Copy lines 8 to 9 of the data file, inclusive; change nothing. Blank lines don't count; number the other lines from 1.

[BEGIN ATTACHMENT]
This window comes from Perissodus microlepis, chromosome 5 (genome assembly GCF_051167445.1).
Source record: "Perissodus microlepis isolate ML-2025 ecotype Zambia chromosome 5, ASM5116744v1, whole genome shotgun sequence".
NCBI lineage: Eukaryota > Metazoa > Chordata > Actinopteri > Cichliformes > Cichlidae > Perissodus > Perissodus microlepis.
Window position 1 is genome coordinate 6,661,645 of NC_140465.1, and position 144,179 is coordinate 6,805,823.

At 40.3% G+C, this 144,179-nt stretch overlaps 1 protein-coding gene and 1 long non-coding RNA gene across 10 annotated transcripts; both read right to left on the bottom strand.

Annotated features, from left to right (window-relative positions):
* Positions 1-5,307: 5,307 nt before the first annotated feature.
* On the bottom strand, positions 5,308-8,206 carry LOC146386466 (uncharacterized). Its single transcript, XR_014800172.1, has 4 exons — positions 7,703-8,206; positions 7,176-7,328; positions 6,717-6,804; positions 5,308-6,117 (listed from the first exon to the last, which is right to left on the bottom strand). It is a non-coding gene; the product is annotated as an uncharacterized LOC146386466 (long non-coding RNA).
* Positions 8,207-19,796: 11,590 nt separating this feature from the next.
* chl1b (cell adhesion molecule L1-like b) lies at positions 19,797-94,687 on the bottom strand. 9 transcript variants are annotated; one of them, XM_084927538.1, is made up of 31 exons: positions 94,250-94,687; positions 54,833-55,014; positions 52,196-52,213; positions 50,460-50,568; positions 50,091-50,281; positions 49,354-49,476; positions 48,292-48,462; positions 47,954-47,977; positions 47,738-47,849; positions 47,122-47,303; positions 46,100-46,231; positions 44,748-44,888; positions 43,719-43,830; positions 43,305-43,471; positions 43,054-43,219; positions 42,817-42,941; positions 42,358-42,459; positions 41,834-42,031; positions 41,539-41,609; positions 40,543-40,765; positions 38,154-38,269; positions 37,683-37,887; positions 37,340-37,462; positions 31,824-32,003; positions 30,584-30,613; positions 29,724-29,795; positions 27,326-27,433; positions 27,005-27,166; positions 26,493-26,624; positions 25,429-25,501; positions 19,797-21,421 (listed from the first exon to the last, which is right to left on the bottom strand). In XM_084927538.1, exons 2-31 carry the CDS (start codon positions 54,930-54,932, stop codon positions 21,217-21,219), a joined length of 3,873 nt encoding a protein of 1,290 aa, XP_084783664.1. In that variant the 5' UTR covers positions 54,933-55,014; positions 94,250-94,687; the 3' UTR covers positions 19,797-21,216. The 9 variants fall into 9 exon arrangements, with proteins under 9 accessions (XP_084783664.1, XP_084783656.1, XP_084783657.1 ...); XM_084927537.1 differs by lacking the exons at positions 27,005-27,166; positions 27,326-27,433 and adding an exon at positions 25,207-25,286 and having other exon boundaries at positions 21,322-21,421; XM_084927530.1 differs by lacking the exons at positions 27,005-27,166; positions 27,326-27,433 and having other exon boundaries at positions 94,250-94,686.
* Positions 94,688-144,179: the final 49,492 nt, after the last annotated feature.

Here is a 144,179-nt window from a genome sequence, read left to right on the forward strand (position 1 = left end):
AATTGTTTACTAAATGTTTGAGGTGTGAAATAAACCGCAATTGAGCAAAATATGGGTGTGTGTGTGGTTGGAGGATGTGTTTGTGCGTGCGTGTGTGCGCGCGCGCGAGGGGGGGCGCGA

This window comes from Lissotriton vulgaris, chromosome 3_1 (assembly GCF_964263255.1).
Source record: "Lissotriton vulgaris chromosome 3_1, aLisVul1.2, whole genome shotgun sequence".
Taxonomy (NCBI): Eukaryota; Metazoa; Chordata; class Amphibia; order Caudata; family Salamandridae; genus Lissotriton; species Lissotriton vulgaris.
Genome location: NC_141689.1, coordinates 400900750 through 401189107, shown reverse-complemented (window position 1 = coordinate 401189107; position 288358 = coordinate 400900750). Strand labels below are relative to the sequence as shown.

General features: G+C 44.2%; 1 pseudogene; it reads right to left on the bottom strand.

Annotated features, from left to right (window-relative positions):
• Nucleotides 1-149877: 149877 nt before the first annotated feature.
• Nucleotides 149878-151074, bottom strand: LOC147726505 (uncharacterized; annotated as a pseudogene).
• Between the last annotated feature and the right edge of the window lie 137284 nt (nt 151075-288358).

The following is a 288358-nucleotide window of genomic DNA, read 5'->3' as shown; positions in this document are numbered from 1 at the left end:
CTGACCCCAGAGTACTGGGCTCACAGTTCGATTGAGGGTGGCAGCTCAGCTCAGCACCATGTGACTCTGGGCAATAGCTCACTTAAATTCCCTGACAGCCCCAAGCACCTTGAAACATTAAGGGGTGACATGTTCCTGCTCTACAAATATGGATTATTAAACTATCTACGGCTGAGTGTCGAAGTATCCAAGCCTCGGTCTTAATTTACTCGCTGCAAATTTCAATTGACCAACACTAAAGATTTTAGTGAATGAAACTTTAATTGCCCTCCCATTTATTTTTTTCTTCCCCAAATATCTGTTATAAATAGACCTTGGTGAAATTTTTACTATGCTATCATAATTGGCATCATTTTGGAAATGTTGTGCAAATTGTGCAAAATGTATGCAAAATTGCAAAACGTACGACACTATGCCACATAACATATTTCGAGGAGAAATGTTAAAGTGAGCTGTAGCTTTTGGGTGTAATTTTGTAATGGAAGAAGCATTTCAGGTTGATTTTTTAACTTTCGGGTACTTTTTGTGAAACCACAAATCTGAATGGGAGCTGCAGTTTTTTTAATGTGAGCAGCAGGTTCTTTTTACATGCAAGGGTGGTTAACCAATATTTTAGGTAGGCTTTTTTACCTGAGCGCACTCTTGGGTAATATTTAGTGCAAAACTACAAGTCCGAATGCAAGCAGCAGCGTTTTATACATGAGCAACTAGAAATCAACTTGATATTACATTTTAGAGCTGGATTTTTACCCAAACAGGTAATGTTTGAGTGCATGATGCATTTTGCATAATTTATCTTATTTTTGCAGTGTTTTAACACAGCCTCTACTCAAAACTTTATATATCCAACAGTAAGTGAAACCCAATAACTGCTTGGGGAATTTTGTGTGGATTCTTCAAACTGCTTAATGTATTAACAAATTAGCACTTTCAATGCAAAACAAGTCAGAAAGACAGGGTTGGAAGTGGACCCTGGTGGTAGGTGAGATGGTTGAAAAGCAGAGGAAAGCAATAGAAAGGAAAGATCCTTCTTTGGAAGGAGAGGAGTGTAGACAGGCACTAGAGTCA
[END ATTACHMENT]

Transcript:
* On the bottom strand, positions 5,308-8,206 carry LOC146386466 (uncharacterized). Its single transcript, XR_014800172.1, has 4 exons — positions 7,703-8,206; positions 7,176-7,328; positions 6,717-6,804; positions 5,308-6,117 (listed from the first exon to the last, which is right to left on the bottom strand). It is a non-coding gene; the product is annotated as an uncharacterized LOC146386466 (long non-coding RNA).
* Positions 8,207-19,796: 11,590 nt separating this feature from the next.